Teaching undergraduate courses in English could revitalise Japanese science
This past July, I watched proudly as seven bright undergraduate students gave their graduation thesis presentations to the department of chemistry at the University of Tokyo. I have seen many such presentations in my career, but this group stood out for two reasons: all of them were foreign students, and every part of their course, from their first lectures to their final presentations, had been delivered entirely in English.
The students are part of our Global Science Course, which transfers students from universities abroad to learn alongside our domestic students in an all-English academic environment. This is a first for our university, but similar stories can be found in other universities across Japan, as institutions strive to address a growing problem that faces Japanese science.
Japan has a strong reputation internationally for high quality science, which is reflected in the number of Nobel laureates from our country. However, the degree of involvement from Japanese researchers in the international community has remained relatively unchanged for the past few decades. Despite Japan ranking fifth in the world in terms of high-quality research output, Japanese scientists’ contribution to high-impact science journals fell by 12% from 2012–2015, according to the 2015 Nature Index. Meanwhile, the strength of research and development in countries such as the US, China, Germany and the UK continues to grow, and so it has become imperative that Japan, as a leading economy, contributes more to the international science community in order to maintain its reputation and relevance.
This stagnation stems from a variety of factors, but one of the most pertinent is Japan’s changing demographics. According to the National Institute of Population and Social Security Research, at Japan’s current birth rate, the population of youth (up to age 19) is expected to fall from approximately 25.9 million in 2000 to 12.9 million by 2050. The low fertility rate is slowly eroding Japan’s pool of students and future researchers. This population decline impoverishes its long-term research and innovation capacity, and means that Japan will struggle to compete with large-population countries.
With the pool of prospective students diminishing every year and the growing emphasis to increase the international visibility of their scientists, Japanese universities are looking outwards to boost their cohorts with international students and to create a global environment on their campuses.
However, students and scientists from overseas are more likely to be attracted to studying at universities or working in laboratories in countries where English is widely spoken. They may also worry about encountering difficulties integrating into Japanese society due to cultural and linguistic differences.
The lack of emphasis on English, the universal language of science, is also problematic for our domestic talent. It is imperative that Japanese scientists and students become accustomed to a global environment and have a stronger command of English in order to contribute as members of the international science community.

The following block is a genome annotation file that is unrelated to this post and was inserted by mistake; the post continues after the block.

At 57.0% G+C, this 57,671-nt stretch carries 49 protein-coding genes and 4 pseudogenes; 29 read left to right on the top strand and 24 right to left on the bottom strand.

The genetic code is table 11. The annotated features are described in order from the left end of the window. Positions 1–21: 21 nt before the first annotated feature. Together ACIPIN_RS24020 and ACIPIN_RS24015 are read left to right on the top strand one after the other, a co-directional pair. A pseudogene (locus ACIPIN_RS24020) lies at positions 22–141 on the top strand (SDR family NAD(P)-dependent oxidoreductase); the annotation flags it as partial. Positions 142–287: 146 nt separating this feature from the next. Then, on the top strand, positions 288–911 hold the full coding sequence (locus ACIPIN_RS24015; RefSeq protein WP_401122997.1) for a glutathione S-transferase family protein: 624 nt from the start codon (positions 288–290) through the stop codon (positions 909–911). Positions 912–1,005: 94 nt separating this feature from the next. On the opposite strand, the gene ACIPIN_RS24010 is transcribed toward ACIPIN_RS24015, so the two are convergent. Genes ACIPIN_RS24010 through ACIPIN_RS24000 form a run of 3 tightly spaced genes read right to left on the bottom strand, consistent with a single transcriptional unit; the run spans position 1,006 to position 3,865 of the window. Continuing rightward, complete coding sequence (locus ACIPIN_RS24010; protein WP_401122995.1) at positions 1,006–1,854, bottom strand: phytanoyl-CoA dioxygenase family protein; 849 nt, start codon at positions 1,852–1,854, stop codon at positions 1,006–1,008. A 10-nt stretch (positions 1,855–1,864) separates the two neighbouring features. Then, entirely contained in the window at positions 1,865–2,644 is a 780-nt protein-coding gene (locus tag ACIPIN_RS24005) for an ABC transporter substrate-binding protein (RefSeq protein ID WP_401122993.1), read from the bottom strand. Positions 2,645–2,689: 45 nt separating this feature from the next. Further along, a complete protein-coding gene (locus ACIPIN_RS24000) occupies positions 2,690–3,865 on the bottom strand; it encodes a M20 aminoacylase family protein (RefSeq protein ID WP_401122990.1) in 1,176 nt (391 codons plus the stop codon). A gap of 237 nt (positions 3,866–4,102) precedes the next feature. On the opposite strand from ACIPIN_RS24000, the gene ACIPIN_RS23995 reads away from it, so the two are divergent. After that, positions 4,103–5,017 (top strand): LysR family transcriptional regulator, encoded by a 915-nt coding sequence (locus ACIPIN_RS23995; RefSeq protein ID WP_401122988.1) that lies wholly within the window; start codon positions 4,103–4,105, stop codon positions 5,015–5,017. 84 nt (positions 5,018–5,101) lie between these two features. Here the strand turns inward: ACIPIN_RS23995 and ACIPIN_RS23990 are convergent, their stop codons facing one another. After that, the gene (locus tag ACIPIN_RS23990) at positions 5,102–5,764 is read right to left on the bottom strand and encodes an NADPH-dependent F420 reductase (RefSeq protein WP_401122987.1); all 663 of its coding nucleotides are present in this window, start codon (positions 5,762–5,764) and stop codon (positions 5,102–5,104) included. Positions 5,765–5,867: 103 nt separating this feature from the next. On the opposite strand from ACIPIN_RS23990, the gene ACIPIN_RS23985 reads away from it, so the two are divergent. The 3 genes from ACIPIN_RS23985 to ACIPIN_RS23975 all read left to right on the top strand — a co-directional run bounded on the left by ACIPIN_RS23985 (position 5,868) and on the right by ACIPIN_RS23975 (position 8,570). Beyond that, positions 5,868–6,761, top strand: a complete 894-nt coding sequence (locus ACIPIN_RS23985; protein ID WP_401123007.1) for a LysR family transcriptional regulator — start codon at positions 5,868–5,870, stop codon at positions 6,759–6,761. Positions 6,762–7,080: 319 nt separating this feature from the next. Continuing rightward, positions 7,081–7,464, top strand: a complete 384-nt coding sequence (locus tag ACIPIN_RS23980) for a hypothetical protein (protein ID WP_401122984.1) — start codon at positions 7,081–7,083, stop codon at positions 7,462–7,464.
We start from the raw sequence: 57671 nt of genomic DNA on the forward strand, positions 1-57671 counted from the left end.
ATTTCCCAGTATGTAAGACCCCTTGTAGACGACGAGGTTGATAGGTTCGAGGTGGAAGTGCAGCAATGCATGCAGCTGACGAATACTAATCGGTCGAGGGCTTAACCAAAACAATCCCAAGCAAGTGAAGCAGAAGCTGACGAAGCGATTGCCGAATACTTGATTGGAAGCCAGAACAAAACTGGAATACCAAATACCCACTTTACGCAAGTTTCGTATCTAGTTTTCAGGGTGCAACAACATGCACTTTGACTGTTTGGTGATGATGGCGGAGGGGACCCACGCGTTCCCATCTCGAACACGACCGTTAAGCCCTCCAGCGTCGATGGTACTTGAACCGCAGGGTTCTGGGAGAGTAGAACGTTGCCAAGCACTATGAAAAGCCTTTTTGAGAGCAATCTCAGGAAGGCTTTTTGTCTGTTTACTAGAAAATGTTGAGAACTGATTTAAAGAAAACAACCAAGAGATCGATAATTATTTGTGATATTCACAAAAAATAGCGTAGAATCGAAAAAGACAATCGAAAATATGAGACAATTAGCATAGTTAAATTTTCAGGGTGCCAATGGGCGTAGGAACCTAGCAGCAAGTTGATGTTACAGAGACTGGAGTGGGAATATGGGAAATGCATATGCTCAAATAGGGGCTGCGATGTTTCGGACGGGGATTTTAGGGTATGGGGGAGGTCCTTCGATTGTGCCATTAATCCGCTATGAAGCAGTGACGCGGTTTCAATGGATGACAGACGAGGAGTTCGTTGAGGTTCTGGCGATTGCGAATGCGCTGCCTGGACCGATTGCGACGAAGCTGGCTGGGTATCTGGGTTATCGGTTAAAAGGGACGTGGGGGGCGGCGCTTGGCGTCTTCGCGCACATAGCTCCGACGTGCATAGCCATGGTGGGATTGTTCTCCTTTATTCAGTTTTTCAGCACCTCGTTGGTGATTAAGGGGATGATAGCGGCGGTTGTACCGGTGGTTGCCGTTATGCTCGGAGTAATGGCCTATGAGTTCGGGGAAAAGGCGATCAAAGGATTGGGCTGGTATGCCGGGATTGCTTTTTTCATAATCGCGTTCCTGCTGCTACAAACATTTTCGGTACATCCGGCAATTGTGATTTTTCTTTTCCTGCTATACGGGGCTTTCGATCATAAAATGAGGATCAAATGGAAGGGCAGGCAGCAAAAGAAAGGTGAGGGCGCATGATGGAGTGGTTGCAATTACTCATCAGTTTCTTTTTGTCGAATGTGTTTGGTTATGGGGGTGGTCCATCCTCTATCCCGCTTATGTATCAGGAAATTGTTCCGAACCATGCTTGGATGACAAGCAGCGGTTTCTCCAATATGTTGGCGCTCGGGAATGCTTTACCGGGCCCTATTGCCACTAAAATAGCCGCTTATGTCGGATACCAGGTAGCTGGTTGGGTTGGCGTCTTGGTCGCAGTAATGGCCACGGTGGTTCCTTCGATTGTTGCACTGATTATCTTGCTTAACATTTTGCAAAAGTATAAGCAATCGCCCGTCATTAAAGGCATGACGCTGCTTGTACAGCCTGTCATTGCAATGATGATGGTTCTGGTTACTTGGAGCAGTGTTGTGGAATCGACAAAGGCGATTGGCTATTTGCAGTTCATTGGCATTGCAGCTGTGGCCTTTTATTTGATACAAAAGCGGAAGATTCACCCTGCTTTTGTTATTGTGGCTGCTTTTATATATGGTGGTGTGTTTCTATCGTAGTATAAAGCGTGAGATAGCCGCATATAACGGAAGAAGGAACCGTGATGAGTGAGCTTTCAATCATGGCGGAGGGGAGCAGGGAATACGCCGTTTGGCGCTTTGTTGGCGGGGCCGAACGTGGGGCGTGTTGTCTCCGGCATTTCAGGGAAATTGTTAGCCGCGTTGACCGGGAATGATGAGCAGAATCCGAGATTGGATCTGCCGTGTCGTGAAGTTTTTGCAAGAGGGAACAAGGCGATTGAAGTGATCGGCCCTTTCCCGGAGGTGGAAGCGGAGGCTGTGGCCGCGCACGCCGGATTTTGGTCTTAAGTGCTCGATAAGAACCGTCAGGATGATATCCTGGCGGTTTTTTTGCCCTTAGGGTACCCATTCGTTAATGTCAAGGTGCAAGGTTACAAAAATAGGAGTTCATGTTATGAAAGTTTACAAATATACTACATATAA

Japan’s Ministry of Education, Culture, Sports, Science and Technology has therefore launched various initiatives that aim to enhance scientific opportunities and global collaboration. Part of this work has been reforming Japanese higher education institutions to create more English-medium programmes and increase the enrolment of international students. For example, OIST (The Okinawa Institute of Science and Technology Graduate University), which was established to promote the internationalisation of research and education, has over half of its students and faculty recruited from outside of Japan and conducts all of its classes in English.
Despite these efforts, undergraduate science courses taught in English are still relatively rare in Japan and proposals to teach science in English have been met with opposition. Those opposed believe that using English is unnecessary and time-consuming, and see it as a point of patriotic pride for science to be taught in Japanese. Furthermore, some express concern that students will not be able to understand the intricacies of what they are learning.
Our programme is still in its infancy, but over the past two years, I have seen students become more open-minded by cooperating with people from different cultural backgrounds. They have also learned to adopt new ways of thinking, which may inspire them to seek alternative approaches to problem-solving.
Increasing the number of English-medium programmes and encouraging more foreign students to study science in Japan will play a key role in contributing to the internationalisation and globalisation of our universities in Japan. In the future, I expect that these global environments in education will bring closer cooperation with research communities worldwide and promote further scientific research and productivity.
Kaoru Yamanouchi is vice-dean at the University of Tokyo’s School of Science
 National Institute of Population and Social Security Research, Population Statistics for Japan: Actual and Projected Population by Age: 1920-2060, 2012, Tokyo: National Institute of Population and Social Security Research